No room for underdogs in a two-party-only system

Noor Naji, Asst. Opinion Editor

“Is this the best we could do?” This question was asked by many Americans after the debate between Hillary Clinton and Donald Trump on September 26. It seems that the debate that many hoped would clarify for the undecided which candidate to vote for, instead ended with many wondering if they had another choice. And to answer that, yes, we do.

Despite most thinking we only have two candidates, we actually have five, three of them running as third party candidates—Jill Stein for the Green Party, Gary Johnson as a Libertarian, and Evan McMullin as an Independent. Stein has run a campaign emphasizing issues such as climate change and clean renewable energy. On the other hand, Johnson running as a Libertarian, believes in fewer taxes and less government control, but is also pro-choice and for the legalization of marijuana. As for McMullin, he was one of the more notable Republicans for the “Never Trump” movement, and ran as an independent as an alternative for Republican voters. The reason you may have not heard of one of these candidates is because of their poll numbers are beyond low in comparison to most major party candidates. According to the Committee of Presidential Debates, Gary Johnson is polling at 8.4 percent and Jill Stein at 3.2 percent, which isn’t high enough to include them in the televised debates. And according to the public policy polling, McMullin is at 9 percent.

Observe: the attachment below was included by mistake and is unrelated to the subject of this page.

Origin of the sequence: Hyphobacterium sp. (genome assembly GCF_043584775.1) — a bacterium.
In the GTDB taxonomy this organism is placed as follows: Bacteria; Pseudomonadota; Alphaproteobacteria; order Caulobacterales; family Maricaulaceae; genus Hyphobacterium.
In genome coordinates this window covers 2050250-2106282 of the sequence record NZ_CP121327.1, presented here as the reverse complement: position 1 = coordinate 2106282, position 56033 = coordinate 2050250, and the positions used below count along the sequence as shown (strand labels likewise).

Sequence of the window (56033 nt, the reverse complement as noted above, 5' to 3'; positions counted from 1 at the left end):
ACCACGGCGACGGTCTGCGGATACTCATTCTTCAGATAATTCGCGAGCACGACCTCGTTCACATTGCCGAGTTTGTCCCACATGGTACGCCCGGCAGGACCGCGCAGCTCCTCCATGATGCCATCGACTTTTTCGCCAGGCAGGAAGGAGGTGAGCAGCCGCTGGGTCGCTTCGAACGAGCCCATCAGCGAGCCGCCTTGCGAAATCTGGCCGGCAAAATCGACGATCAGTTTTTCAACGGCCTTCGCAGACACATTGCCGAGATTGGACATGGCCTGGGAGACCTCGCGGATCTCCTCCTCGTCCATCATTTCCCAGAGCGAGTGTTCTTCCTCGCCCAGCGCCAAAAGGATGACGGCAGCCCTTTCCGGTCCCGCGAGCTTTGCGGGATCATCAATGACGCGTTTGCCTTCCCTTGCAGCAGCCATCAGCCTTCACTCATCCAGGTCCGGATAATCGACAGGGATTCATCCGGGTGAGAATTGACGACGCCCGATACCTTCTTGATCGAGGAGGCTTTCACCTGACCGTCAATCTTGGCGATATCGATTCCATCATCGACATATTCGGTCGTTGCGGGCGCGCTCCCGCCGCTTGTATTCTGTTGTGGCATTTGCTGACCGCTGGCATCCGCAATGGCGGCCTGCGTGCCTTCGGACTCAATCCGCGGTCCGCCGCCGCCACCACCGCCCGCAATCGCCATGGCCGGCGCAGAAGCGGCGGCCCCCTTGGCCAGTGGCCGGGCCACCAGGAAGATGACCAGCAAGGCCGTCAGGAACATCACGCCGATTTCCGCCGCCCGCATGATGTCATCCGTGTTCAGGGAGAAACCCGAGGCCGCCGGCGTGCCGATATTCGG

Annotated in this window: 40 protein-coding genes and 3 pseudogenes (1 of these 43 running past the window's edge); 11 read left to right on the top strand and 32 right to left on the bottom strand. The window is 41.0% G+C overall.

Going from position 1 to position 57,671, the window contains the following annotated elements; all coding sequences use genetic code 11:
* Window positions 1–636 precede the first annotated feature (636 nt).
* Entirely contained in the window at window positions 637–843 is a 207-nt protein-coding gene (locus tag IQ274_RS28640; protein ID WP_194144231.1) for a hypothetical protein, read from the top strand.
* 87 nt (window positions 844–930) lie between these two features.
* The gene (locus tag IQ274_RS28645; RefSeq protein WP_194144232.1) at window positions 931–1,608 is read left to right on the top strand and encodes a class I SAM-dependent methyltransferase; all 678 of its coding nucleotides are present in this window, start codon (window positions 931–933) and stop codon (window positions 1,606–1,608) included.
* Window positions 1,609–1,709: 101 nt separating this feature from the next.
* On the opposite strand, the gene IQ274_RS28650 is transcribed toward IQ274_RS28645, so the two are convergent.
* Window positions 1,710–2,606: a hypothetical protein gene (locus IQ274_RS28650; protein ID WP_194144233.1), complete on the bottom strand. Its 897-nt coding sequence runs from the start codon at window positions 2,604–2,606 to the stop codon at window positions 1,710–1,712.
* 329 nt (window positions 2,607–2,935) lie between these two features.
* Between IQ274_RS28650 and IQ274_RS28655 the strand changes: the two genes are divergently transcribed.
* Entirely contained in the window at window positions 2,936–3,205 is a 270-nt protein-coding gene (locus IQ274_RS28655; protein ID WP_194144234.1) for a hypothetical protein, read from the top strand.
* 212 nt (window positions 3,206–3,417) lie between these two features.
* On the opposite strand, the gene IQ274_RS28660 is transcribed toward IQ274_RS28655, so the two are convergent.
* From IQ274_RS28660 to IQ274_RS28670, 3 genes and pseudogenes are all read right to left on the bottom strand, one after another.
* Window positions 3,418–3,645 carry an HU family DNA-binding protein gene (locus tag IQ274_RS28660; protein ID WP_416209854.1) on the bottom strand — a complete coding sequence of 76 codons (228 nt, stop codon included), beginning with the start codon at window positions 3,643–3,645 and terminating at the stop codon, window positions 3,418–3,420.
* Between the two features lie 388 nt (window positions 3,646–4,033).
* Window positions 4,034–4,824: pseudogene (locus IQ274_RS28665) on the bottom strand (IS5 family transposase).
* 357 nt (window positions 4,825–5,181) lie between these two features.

A two-party system doesn’t mean the existence of only two parties alone, rather it means the existence of many political groups, but two that are more dominant. However, the mainstream media has paid little or no attention to the few remaining parties. According to the Conservative Media Research Center, all three third party candidates this election received only 0.05 percent of coverage combined. However, the reason the media doesn’t cover them as much as the other two parties is because they have little support. Most people don’t even know third parties that exist, let alone their candidates. The candidates might be good-willed people who care about their country, but without support, they mean nothing to the election. This is also why people shouldn’t vote for a third party candidate this election. Not only is it too late in the game, but the candidates won’t be able to gain enough popularity in the time given. There is absolutely no way that any of the third party candidates can actually win the 2016 election.

Third party candidates, in close a election, may have had somewhat of an effect in the past. For example, H. Ross Perot, who ran as a third party in the Al Gore and George W. Bush election, stole votes from Gore and handed the White House to Bush. However, he had no possibility of winning. Despite third party candidates’ power to occasionally sway the election, and therefore “affect” it, they have never been close enough to actually winning.

The people voting for a third party candidate this year either want to vote but don’t like their two options and feel guilty for not voting; or they actually agree with the candidates and believe that they actually have a shot at the White House.

“A wasted vote is voting for somebody that you don’t believe in, and if we’re going to continue to vote for the lesser of two evils, that’s still evil,” Johnson said. And I would agree with Johnson if he polled high enough to actually win, but, and I hate to say it, a vote for a third party candidate is a wasted vote.